Russian blackened folk group Arkona hit the stage next, providing a solid mix of epic sounding tunes with just the right amount of playfulness added to them. It didn’t take long for the crowd to fully partake in the band’s music while vocalist Masha enigmatically moved about on stage, with frequent dancing and clapping filling the Palladium, particularly towards the end of their set, which featured “Stenka na Stenku” and “Yarilo.” While the authentic folk instruments (flute, bagpipes) added some flair, they never overtook the rest of the instrumentation, which kept the intensity high. An impressive set that made me recall the glory days of the Paganfest tours and the fun factor that was always present there.
Upping the heaviness quotient was Italy’s Fleshgod Apocalypse, who focused much of their set time on this year’s King. Cool that they can bring more of an operatic presence at this point, with Veronica Bordacchini able to tour with the band and provide that little something extra (this is the first time I’ve been able to catch FG since her induction). The band sounds massive in the live venue at this point, perhaps more so than on disc, but from a personal standpoint, it’d be nice to have a couple more “rippers” present in the set instead of so many mid-tempo ones. That aside, they whipped the crowd into a frenzy on many occasions, particularly with “Pathfinder” and “The Violation.” As an added bonus, last show shananigans were at play, with Epica coming out during their set with hazmat gear on, spritzing the band as they played (FG would return the favor later coming out in bathrobes and parading around during Epica’s set).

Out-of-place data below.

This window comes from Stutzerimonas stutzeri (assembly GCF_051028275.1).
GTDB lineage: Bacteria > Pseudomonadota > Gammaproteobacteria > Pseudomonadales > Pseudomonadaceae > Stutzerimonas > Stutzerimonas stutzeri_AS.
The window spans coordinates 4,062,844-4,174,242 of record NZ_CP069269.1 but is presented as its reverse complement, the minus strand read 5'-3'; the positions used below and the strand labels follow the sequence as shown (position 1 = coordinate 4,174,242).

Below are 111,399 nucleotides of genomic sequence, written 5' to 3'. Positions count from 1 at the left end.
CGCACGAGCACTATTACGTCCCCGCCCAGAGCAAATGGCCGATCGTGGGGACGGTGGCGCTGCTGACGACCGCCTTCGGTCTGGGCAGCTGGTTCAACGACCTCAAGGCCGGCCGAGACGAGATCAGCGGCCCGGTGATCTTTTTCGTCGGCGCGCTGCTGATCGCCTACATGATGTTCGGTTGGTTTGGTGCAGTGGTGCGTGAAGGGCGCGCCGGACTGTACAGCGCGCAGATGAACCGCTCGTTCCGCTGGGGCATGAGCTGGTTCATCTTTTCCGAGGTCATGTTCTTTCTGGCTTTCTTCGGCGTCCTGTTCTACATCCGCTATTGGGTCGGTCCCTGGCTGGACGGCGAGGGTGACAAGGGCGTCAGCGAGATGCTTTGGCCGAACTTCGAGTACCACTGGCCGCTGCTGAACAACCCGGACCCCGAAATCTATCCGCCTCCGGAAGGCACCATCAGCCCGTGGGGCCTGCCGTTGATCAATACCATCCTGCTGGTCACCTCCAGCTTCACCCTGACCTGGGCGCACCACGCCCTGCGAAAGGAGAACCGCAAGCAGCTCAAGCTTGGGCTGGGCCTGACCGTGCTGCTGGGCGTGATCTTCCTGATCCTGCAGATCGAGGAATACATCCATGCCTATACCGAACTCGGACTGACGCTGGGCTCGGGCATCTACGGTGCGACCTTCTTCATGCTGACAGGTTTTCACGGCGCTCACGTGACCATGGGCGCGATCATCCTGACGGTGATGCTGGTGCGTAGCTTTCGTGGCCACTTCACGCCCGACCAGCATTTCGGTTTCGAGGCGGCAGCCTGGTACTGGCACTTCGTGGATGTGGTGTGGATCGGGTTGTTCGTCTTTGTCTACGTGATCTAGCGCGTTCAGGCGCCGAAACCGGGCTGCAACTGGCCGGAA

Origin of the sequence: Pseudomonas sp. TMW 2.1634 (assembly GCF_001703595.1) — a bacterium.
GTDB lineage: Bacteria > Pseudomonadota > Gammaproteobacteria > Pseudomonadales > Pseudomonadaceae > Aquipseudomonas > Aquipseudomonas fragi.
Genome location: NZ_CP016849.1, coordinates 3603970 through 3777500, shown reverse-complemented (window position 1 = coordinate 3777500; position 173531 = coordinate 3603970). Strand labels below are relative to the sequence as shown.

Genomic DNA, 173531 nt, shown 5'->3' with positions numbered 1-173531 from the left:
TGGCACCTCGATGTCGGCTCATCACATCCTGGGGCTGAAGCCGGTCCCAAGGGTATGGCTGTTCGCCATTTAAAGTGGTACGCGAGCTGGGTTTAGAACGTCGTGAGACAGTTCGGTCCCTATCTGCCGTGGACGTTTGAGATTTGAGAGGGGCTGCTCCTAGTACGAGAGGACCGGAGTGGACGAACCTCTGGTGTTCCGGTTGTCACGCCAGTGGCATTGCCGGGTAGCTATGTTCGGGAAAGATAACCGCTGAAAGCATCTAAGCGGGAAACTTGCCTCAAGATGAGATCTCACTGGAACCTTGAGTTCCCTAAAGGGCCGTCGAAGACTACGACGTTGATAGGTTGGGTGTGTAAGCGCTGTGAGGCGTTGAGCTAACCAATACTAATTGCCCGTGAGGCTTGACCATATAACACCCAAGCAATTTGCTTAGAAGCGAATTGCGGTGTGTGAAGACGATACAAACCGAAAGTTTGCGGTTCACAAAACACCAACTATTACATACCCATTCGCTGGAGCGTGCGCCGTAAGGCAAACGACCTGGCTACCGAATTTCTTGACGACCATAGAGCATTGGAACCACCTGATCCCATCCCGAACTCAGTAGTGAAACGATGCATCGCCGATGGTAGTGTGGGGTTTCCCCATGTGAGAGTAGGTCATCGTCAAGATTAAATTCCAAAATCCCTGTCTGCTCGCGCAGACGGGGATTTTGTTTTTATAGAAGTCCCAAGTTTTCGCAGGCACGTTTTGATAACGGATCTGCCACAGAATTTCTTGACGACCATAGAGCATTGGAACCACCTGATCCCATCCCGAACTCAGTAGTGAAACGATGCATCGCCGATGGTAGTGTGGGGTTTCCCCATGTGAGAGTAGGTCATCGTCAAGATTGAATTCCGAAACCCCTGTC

Epica’s NYC gig was the first 2016 show I caught back in January, so it was cool to come full circle here in December and witness them again, with their new album now out and about. Speaking of which, the band would play a large chunk of it this evening, with 8 tracks from The Holographic Principle in the set. Considering their recent tour at the start of the year, and how strong the album is overall, it seems doubtful anyone would be complaining about it. The new material lost nothing in translation to the live setting, with “Dancing in a Hurricane,” “Divide and Conquer,” and “Universal Death Squad” being particularly memorable, but “Beyond the Matrix” proved to be the winner live as well, playing during the encore and inciting a bouncing pit during the chorus. Outside the new album, the set was rounded out by some usual classics, with “Sancta Terra,” “Storm the Sorrow,” “The Obsessive Devotion,” and “The Essence of Silence” alongside a few more squeezing their way into the band’s lengthy set.
Despite the long run the band has had this fall, the band still had their charm and charisma intact for this final gig of the tour. Their energy is infectious, and it’s a treat to watch them, full of smiles, doing what they do on stage. The crowd more than willing to do their share of the participation as well, singing, moshing, clapping, bouncing – whatever the occasion entailed. With two North American runs in one year, it seems likely they make take a breather, but one can still hope to see them back in 2017 at one point or another.